Yes as long as the person is declared “healthy” after a physical examination. Muscular athletes often have high BMIs but are healthy. There are many healthy people that have a higher BMI than the suggested healthy range of 18.5-24.9 due to a higher muscle mass than overweight individuals. Since BMI is calculated from a formula involving only height and weight, BMI does not predict well for most muscular individuals. However, it does help determine health risk for the vast majority of the population. For example: Two persons of the same height and weight will have an equal BMI. Now let’s suppose that BMI is 30, which is considered unhealthy, but one person is athletic and muscular with a low body percentage (such as women between 16-24% or men 12-18%) and the other has a much higher percentage of body fat. The latter would be at health risk while the muscular counterpart is probably not only healthy but may even be healthier than many other people with lower BMIs. This of course presumes this muscular person doesn’t have other health problems unrelated to weight.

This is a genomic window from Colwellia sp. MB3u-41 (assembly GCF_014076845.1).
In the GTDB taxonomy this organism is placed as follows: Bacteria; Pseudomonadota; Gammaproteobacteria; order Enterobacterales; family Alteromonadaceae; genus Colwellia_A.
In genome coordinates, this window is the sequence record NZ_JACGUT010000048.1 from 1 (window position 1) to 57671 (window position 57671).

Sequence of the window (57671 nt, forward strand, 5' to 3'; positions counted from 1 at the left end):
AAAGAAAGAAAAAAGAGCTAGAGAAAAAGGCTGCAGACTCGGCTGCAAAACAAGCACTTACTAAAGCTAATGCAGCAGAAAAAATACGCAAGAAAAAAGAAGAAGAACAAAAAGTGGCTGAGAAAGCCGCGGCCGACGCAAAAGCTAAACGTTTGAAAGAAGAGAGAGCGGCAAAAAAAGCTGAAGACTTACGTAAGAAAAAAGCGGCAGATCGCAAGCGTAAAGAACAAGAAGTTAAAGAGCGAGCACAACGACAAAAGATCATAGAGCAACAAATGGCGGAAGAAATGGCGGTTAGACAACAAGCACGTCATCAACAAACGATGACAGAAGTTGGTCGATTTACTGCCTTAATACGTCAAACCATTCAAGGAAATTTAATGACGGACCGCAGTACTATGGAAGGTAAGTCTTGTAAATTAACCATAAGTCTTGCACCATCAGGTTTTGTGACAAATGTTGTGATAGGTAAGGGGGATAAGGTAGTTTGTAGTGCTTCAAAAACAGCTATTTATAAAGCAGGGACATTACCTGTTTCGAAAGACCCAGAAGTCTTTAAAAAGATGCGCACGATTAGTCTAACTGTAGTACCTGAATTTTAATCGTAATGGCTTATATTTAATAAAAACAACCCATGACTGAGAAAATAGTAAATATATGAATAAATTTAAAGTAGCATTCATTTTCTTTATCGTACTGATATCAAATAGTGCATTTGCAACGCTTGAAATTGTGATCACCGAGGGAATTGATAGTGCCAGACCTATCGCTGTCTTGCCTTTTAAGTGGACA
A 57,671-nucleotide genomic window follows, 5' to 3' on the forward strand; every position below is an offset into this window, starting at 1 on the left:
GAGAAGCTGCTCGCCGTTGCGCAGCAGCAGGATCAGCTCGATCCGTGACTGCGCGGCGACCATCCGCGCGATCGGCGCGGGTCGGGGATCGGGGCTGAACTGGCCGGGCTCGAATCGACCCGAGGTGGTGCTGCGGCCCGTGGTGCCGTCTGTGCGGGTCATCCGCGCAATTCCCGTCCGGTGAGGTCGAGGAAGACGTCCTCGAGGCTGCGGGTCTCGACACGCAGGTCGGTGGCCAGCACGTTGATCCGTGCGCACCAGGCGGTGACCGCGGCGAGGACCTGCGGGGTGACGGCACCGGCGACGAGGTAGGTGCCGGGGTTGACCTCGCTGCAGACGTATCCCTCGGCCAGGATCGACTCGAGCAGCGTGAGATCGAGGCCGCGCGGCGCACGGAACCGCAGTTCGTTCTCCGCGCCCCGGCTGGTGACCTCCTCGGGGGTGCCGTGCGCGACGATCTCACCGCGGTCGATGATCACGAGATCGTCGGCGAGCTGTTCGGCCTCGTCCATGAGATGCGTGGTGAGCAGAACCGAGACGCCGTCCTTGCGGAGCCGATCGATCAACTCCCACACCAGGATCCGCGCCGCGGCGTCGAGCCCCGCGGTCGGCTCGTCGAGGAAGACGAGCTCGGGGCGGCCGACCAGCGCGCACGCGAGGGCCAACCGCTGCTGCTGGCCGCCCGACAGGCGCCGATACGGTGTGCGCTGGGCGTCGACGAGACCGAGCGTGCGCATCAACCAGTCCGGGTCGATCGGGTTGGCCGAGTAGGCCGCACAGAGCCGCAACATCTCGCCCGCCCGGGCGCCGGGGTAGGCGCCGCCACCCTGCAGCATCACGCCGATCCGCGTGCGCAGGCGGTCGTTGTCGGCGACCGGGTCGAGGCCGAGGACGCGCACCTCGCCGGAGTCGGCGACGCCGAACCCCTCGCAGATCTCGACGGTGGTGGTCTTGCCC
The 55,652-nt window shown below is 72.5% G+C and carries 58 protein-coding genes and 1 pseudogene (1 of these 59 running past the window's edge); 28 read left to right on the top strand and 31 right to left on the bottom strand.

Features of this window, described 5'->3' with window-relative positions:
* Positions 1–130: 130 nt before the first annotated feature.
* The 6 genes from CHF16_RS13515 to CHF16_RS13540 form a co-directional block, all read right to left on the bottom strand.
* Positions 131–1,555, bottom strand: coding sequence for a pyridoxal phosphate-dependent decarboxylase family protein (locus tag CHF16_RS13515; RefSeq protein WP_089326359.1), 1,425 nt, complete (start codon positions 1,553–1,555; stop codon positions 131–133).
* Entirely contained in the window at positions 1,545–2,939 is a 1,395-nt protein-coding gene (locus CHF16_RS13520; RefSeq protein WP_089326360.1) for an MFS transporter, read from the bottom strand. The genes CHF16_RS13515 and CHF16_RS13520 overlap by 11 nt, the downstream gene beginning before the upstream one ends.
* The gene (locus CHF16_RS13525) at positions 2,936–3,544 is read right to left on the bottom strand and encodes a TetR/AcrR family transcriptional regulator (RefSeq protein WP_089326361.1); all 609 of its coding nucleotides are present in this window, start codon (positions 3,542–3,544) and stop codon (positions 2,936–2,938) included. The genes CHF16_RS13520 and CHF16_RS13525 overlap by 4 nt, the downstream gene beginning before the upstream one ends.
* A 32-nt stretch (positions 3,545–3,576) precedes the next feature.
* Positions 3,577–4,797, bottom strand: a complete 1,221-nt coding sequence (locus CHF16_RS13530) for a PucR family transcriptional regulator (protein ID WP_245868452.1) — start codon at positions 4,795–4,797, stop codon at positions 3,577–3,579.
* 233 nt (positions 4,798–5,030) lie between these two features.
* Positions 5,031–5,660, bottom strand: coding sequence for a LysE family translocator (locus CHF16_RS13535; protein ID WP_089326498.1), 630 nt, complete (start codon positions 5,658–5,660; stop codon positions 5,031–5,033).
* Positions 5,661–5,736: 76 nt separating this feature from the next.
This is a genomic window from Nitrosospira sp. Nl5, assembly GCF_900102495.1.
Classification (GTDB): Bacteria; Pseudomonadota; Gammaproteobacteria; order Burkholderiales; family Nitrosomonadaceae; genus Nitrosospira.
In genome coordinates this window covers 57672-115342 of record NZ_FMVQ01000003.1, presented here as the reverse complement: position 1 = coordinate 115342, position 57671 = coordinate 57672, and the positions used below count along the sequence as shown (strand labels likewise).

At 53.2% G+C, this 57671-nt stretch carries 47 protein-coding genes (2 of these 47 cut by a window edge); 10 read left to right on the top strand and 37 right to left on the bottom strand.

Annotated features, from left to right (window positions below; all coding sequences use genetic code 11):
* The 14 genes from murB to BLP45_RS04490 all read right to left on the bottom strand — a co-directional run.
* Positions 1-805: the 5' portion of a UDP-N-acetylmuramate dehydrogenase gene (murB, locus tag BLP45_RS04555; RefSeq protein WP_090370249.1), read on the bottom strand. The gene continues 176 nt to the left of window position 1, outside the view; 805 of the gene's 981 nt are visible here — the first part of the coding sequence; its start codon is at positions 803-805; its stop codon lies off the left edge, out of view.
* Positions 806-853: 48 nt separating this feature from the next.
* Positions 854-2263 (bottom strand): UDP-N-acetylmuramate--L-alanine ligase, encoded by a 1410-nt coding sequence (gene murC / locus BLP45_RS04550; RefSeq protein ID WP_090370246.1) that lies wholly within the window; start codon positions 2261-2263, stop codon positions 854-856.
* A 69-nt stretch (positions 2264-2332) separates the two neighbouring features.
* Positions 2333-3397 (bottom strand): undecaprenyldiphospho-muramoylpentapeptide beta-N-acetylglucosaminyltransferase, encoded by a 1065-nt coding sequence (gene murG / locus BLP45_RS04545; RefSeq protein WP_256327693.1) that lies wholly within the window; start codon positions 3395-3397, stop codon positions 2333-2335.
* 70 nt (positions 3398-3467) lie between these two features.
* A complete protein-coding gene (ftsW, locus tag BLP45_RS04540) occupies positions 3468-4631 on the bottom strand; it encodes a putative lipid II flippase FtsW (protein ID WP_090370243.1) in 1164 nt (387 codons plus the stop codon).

According the National Institute of Health, a BMI of 18.5-24.9 is considered normal. Another tool that may be of interest to you in preserving your health throughout life is waist circumference (waist to hip ratio can be a measurement of abdominal fat distribution). This, along with BMI, has been shown to correlate strongly with health risks (e.g. heart and metabolic disease). Click Assessing your Risk <http://www.nhlbi.nih.gov/health/public/heart/obesity/lose_wt/risk.htm
> from the National Heart, Lung and Blood Institute for more information. And finally, we always prefer using a body fat measurement for assessing health risk related to weight (see below for ranges) but it’s not always practical, which is why other measurements are more commonly used.